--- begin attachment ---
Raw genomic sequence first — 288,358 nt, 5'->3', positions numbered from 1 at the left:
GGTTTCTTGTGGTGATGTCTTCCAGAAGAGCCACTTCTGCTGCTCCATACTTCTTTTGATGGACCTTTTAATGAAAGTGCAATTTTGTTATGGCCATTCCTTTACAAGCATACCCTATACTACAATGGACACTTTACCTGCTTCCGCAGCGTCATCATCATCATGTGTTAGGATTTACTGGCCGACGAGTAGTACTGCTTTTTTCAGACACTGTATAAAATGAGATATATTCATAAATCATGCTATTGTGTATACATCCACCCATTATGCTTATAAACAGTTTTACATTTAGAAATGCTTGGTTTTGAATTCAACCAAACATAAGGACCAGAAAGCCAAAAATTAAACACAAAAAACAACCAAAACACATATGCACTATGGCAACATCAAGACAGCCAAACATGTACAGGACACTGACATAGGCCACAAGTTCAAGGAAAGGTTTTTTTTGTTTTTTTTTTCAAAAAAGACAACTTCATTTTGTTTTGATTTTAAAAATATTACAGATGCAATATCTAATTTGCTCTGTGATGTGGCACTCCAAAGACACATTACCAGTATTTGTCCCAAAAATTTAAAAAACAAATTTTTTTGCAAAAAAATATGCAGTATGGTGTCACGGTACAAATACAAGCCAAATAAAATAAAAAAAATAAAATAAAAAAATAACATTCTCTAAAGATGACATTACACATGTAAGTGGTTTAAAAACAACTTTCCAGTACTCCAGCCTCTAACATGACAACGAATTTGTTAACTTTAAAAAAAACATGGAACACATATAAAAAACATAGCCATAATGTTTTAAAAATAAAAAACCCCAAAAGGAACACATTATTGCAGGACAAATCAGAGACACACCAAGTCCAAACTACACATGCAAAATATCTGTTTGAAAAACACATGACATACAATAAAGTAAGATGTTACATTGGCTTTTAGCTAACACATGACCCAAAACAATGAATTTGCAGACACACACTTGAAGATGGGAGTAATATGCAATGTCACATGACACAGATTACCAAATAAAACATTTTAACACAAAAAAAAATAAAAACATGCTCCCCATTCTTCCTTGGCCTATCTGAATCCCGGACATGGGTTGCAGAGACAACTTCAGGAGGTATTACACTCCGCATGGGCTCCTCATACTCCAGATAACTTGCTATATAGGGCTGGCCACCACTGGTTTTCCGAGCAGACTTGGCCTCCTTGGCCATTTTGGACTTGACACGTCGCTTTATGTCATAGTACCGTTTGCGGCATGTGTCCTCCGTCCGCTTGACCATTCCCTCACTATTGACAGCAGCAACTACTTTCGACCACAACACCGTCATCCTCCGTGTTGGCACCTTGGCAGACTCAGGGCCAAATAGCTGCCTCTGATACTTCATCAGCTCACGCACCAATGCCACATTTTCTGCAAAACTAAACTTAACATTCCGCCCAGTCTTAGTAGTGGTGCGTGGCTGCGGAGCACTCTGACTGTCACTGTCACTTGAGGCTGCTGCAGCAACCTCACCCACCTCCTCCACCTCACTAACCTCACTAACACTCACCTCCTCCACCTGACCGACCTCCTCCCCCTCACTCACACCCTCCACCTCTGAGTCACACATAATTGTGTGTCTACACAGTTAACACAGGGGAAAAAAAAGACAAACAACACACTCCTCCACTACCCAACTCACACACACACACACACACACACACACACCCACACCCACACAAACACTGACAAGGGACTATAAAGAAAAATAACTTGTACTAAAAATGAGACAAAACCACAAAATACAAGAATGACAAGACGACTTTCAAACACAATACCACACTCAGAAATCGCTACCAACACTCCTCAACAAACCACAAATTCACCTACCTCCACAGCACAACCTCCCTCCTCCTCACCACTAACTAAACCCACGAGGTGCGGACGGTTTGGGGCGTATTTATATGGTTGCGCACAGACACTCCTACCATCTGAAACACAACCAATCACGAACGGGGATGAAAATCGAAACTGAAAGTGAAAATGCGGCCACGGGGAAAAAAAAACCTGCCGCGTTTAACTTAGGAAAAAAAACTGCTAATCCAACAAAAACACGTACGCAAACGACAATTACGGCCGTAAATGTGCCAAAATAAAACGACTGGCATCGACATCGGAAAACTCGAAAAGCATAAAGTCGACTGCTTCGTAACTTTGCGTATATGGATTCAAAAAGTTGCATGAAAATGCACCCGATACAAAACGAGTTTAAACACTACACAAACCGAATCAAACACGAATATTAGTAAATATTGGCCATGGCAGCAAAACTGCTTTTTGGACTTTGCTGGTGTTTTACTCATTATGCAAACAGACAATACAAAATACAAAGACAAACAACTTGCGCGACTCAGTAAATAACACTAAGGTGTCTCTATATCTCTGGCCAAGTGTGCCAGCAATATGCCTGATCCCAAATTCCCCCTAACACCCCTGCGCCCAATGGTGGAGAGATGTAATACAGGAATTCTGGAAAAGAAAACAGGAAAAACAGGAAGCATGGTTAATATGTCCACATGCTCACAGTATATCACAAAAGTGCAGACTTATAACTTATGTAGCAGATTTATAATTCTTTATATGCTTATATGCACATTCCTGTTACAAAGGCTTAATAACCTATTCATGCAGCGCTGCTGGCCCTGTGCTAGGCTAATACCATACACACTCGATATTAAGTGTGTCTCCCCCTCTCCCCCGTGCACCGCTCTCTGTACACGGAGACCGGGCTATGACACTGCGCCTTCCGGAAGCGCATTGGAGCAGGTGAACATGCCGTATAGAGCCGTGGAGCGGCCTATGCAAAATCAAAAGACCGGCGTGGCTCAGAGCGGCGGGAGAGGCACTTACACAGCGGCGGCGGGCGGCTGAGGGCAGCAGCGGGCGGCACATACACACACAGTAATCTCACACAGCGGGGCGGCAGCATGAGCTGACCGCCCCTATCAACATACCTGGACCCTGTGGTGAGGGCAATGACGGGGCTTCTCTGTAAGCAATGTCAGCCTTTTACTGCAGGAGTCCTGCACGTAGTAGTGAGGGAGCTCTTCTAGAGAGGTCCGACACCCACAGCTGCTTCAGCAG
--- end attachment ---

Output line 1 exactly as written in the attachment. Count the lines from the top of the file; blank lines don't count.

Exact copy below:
Raw genomic sequence first — 288,358 nt, 5'->3', positions numbered from 1 at the left: